#1: “Displaced” at Space 55, Feb. 20 (canceled)
Described by RPM Orchestra's Pete Petrisko as “a multi-sensory allegorical tale, told dialogue-free through actions, sounds, movements, light, scent and textures,” this immersive theater experience – dubbed “Displaced” – features a live musical score by RPM Orchestra, “suspended choreography and fanning dance” by Debra Minghi, a performance by Michael 23, and an appearance by someone named Killian Cinnamon. The theme of this special preview production – which will officially premiere in April – is the idea of displacement, being forced to move for reasons ranging from war to gentrification. $7, 8:30 p.m. February 20 at Space 55 in Phoenix. space55.org (update: This event has been canceled)
POPnology at Arizona Science Center, Feb. 8
See Marty McFly's hoverboard from the “Back to the Future” films alongside the jetpack from Disney film “The Rockateer” and the autopia car from Disney's “Tomorrowland” in this touring exhibition, which explores the influence of pop culture on technological innovations. Also on hand: Mars rovers, virtual reality gaming by Oculus, the world's first 3D printed car, Baxter the worker robot, sketches for future plans for flying cars from Hyundai, and more. POPnology made its world premiere at Arizona Science Center on February 7, and will be on exhibit through May 15. Tickets cost $12 for adults, $10 for children ages 3-17. azscience.org
World Championship Hoop Dance Contest at Heard Museum, Feb. 13-14
This convergence of indigenous cultures and athletic performance has grown increasingly competitive: Recent contests have been decided by three or less points, and last year's contest was so close the two finalists had to compete in a tie-breaking dance-off. See what all the hoop-la is about as dancers manipulate up to 50 hoops to create animal and globe shapes, and try to impress the judges in five areas: precision, timing/rhythm, showmanship, creativeness and speed. Lawn seating only; bring a blanket or chairs. 9:30 a.m.-5 p.m. Saturday, Feb. 13 and Sunday, Feb. 14. Tickets cost $18, adults; $13.50, seniors 65 and older; $7.50, college students with ID and children ages 4-12. heard.org
With more than a hundred galleries, museums, art spaces and local retail stores packed within a five-mile radius, First Friday Artwalks in Downtown Phoenix can feel more like a marathon if you’re trying to see everything. We’ve whittled down our First Friday must-see list to three eye-opening exhibits:
#1: “Betye Saar: Still Tickin'” opening reception at Scottsdale Museum of Contemporary Art, Jan. 29
At 89 years old, Los Angeles-born artist Betye Saar is six decades into her career, and continues to create collages and multimedia pieces that speak to various themes. The retrospective “Still Tickin'” includes installations, sculpture, assemblages and more divided into three thematic sections: nostalgia and memory, mysticism and ritual, and the political and racial. Saar will give a free lecture about her work at 7 p.m. January 28. The opening reception for the exhibition takes place from 7-9 p.m. January 29, and is also free. The exhibition runs through May 1. Visit smoca.org for more information.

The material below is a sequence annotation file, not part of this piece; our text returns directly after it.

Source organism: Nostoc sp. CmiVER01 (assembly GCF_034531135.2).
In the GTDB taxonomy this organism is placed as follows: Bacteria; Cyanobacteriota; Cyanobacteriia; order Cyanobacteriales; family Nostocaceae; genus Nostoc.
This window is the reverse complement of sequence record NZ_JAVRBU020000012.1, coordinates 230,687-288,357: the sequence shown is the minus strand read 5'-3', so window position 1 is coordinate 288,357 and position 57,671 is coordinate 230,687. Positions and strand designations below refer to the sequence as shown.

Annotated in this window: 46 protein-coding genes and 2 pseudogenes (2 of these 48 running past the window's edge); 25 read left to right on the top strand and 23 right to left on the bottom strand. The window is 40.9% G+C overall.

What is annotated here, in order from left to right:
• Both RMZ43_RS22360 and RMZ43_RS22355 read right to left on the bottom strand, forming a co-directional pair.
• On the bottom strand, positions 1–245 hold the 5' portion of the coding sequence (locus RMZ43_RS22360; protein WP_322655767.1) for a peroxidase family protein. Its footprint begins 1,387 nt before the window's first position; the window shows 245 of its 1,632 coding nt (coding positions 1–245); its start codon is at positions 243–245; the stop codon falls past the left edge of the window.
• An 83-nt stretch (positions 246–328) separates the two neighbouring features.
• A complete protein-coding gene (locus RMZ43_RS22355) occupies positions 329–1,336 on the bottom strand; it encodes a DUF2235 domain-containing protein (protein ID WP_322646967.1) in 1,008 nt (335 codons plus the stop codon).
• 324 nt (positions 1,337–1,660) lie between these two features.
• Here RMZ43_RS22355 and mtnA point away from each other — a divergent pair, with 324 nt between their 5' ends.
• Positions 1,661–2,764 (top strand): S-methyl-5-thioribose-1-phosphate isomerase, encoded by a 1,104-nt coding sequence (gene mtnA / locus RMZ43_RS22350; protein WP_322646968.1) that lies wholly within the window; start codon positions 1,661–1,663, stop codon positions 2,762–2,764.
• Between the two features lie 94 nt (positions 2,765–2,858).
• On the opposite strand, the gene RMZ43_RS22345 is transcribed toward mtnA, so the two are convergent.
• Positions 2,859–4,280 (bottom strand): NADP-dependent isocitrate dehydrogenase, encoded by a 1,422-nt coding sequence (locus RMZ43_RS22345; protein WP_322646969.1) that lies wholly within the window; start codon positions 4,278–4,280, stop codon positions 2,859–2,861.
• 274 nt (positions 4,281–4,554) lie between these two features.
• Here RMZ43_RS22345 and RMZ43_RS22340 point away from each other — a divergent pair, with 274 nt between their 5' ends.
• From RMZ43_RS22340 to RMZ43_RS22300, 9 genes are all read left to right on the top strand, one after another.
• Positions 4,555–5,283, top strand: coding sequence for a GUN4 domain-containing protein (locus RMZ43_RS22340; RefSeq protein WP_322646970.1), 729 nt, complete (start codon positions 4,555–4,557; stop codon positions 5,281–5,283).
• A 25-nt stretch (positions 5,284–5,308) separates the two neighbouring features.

#1: ArcAttack at Mesa Arts Center - Jan. 24
What can one expect from a performance art group that plays “Tesla Coil Music”? Thunderbolts and lightning! The centerpieces of this show are two custom Tesla coils (machines that emit huge bursts of electricity and lightning) that have had their spark outputs modified to play musical notes. There’s also a robot drummer, an MC who doubles as a stuntman, and chainmail-clad guitar and bass players walking through the lightning of the electrical fields. It’s a superb collision of spectacle, science and rock ‘n’ roll. $27, 3 p.m., at Mesa Arts Center.
#1: “Cats & Guitars” Artist Reception at Chartreuse Gallery, Jan. 15
Nine lives meets six strings in this “Exhibition Celebrating the Feline Form and the Lure of Luthiery.” More than 37 artists from 11 states and five countries will get “catty” with works in a range of mediums from whimsical watercolors and photoshopped portraits to acrylic paintings and mixed media sculptures. Curated by Hauspanther founder Kate Benjamin, the show runs through January 29 and features pieces from artists including Barbara Lipp (Peekskill, NY), Jenny Fontana (Beaverton, OR), Mark Bell (Torquay, United Kingdom), Stine Kaasa (Oslo, Norway), and Phoenix creatives such as Baron Dixon, Cindy Schnackel, Richard Bledsoe, and Stacey Gordon. The portrayals of kitty ditties aren't limited to guitars – ukuleles, bass guitars and banjos may also make appearances. A free artist reception takes places from 6-10 p.m. at Chartreuse Gallery in Phoenix. Visit catsandguitars.com.
“Dinner, DJ and Dancing” at jade bar
DJ Hybrid spins dance tunes in the stylish jade bar at Sanctuary on Camelback Mountain resort. Dinner & Entertainment packages (includes dinner, party favors and a bottle of Dom Perignon) are available for groups of four people ($1,000) and six people ($1,500).
During December, the Valley is illuminated with countless holiday lights. From Glendale Glitters to ZooLights and the Arizona Mormon Temple to Valley neighborhoods, there are plenty of opportunities to experience the glow of the holiday spirit. Here are a few.
There's no shortage of spas and massage havens around the Valley. From hot stone massages to reflexology to deep tissue muscle stimulation, Phoenix has a plethora of places for you to unwind. Here are four of our favorites places, and their top treatments.
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